“I have cost my household a small fortune by not trading advocacy for public relations.”

I, too, have ventured comfort and safety for moral gain – sometimes by inaction. Unlike him, I’ve stayed in the church, at the risk of blowback over my dissidence. I have cost my household a small fortune by not trading advocacy for public relations. I’ve picketed my employer, not so much over the lost cause of money as over a lost sense of mission.

I have a list, for all my timidity, and surely so do you. I’ve learned the trick of holding my head high as I bow to the warriors of my tribe. And if the autumn of my life finds me envying those who cried out coatless against the winter, well, that’s the chance I took.

Dan Carpenter is an Indianapolis native and resident, a freelance writer, and a former columnist with The Indianapolis Star. He has authored three books, the latest being “Indiana Out Loud: Dan Carpenter on the Heartland Beat” (2013, Indiana Historical Society Press).

Hearts of hate to hearts of love

Kent%20Headshot%20DigitalBy Dr. Kent Millard

In March, 1965, Dr. Martin Luther King, Jr. started a voting rights demonstration in Selma, Alabama to change U.S. laws so that African American citizens could register and vote.

Dr. King asked pastors, priests, rabbis, nuns, and lay people from all over the nation to come to Selma to march for voting rights.

Rev. James Reeb, a Unitarian minister in Boston, responded to Dr. King’s invitation.   Rev. Reeb went into a Selma café, and, when he came out, he was hit over the head with a club by segregationists and died from brain injuries.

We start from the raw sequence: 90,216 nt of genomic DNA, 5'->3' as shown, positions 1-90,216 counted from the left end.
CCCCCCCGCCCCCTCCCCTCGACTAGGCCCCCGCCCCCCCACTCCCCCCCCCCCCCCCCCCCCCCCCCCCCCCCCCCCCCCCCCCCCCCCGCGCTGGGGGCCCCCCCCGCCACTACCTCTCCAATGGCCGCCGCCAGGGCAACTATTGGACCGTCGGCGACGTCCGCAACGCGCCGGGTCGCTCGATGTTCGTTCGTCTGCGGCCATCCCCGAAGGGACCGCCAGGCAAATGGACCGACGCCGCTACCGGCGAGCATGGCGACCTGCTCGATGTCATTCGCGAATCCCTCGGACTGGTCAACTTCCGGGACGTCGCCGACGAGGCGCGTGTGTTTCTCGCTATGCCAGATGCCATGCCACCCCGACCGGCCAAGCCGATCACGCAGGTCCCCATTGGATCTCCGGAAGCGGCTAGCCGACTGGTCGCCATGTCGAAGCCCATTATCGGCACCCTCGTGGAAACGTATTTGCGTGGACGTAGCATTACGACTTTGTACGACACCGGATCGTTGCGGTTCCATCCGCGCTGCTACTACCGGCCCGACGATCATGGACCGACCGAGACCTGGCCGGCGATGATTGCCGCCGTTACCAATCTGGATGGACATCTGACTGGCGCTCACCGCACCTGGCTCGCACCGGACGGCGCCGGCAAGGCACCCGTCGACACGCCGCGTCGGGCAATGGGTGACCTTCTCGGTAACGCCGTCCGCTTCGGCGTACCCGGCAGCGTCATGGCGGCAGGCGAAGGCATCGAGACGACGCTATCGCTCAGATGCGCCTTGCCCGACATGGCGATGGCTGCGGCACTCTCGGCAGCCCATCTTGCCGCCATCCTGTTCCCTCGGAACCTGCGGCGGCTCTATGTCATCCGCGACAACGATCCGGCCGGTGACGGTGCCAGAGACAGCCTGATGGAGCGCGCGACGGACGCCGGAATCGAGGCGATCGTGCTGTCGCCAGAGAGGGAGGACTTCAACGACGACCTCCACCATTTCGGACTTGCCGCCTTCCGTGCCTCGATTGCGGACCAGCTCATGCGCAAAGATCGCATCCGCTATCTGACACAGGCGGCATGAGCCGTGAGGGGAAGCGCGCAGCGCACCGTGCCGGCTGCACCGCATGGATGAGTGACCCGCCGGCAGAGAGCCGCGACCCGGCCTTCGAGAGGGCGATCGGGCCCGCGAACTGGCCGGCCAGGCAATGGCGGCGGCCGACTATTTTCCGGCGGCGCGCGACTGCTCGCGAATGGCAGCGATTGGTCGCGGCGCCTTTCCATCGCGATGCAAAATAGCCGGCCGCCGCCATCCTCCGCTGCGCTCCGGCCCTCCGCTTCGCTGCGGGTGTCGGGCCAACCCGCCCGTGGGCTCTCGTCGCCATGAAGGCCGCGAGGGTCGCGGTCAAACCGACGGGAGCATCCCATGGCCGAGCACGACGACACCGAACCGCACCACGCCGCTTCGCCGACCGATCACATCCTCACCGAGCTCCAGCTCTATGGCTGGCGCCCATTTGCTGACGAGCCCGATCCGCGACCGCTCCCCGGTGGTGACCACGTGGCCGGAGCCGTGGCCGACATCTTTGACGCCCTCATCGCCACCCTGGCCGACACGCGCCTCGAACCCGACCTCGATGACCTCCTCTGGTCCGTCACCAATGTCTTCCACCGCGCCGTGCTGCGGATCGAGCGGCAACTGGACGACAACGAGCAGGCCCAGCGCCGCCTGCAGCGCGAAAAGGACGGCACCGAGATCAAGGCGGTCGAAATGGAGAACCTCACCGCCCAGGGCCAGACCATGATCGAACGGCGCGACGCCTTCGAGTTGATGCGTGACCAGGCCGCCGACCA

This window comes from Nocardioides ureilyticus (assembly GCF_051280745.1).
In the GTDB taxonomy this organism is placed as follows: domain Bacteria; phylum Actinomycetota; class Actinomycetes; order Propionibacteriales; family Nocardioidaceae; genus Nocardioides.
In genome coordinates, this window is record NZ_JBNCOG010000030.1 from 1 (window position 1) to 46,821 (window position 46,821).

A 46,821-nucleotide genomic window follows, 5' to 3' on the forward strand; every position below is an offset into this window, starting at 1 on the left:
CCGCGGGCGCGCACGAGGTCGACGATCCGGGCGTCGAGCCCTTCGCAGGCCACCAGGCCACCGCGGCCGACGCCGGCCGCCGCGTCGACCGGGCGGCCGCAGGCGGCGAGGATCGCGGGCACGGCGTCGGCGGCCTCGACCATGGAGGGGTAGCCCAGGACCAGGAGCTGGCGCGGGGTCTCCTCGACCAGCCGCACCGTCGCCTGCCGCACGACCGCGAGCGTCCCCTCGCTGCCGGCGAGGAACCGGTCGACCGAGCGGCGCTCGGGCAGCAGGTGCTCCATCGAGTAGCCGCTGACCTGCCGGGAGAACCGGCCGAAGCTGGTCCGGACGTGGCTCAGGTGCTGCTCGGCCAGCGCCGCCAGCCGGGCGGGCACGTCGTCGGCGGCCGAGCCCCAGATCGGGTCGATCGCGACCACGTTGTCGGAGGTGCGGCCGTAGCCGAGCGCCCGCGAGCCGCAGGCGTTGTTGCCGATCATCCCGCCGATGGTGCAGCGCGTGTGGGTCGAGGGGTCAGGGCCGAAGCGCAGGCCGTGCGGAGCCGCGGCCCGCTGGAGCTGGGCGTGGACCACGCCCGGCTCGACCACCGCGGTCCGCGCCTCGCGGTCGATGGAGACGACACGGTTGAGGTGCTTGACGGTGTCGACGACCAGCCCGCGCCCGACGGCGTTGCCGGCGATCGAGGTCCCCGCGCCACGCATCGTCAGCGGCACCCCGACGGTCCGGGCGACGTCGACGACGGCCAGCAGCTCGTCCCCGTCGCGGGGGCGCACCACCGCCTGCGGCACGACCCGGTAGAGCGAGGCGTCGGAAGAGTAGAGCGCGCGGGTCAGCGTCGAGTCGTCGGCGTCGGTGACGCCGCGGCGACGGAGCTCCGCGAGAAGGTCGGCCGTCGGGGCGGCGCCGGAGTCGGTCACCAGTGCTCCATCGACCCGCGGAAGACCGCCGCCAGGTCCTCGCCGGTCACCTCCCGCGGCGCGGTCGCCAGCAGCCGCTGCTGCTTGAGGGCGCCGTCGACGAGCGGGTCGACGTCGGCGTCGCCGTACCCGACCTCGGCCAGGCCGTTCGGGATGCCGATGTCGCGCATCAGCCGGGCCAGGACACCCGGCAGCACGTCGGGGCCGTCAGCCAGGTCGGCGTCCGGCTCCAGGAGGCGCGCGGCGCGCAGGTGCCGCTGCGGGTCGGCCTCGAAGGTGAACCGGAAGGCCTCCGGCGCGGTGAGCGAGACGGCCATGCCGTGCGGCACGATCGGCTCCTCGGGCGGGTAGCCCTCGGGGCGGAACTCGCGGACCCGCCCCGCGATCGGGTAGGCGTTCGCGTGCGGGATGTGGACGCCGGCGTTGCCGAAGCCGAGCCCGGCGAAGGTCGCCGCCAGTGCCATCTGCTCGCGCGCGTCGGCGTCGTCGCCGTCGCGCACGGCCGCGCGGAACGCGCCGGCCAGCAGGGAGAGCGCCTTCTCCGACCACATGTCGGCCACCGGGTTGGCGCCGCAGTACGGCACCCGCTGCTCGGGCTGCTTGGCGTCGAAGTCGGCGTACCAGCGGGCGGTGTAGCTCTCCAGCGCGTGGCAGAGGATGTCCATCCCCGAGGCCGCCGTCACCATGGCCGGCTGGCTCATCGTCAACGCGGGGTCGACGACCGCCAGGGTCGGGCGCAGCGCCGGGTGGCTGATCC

“We would be doing what another minister from Boston had been killed for doing the previous week.”

Dr. King called Boston University School of Theology and asked seminary students to come to Selma and join him in this struggle for voting rights.

I was one such seminary student and joined my fellow students on a trip to Selma to participate in the marches.

I was well aware of the risk, since we would be doing what another minister from Boston had been killed for doing the previous week.

For me it was a question of faith.  I thought “how can I ever ask lay people to take a risk for their faith, if I can’t do it myself?”

“My experience in Selma taught me to take risks for my faith, and that God can change hearts through the power of prayer”

I went to Selma, was trained in non-violent resistance, and marched from a Baptist Church to the Selma courthouse amid the hatred and shouts of segregationists.

At the courthouse, a Black pastor prayed for all the people who were shouting ugly words at us that God would change their hearts of hate to hearts of love.

Forty years later in 2005, I spoke to a United Methodist ministers’ retreat in Alabama.  I shared my Selma experience with them, and afterwards a pastor came up and told me that he was also in Selma in March, 1965, but he was one of those shouting hateful words at the marchers.

I asked him, “What changed you?”  He explained that he went to a church service where he knelt in prayer, confessed his sin of hatred, and God came into his life and changed his heart.  Then he decided to become a United Methodist minister to try to build bridges of love rather than walls of hatred.  I thought about how the prayer of the Black pastor 40 years earlier had been answered: a heart of hate had been changed to a heart of love.

My experience in Selma taught me to take risks for my faith, and that God can change hearts through the power of prayer.

 

Dr. Kent Millard served as Senior Pastor at St. Luke’s United Methodist Church in Indianapolis for 18 years and retired in 2011.  Dr. Millard is President of the Indianapolis Interfaith Hunger Initiative, member of Downtown Rotary, serves on the Gleaners board and is a co-author of Lead Like Butler.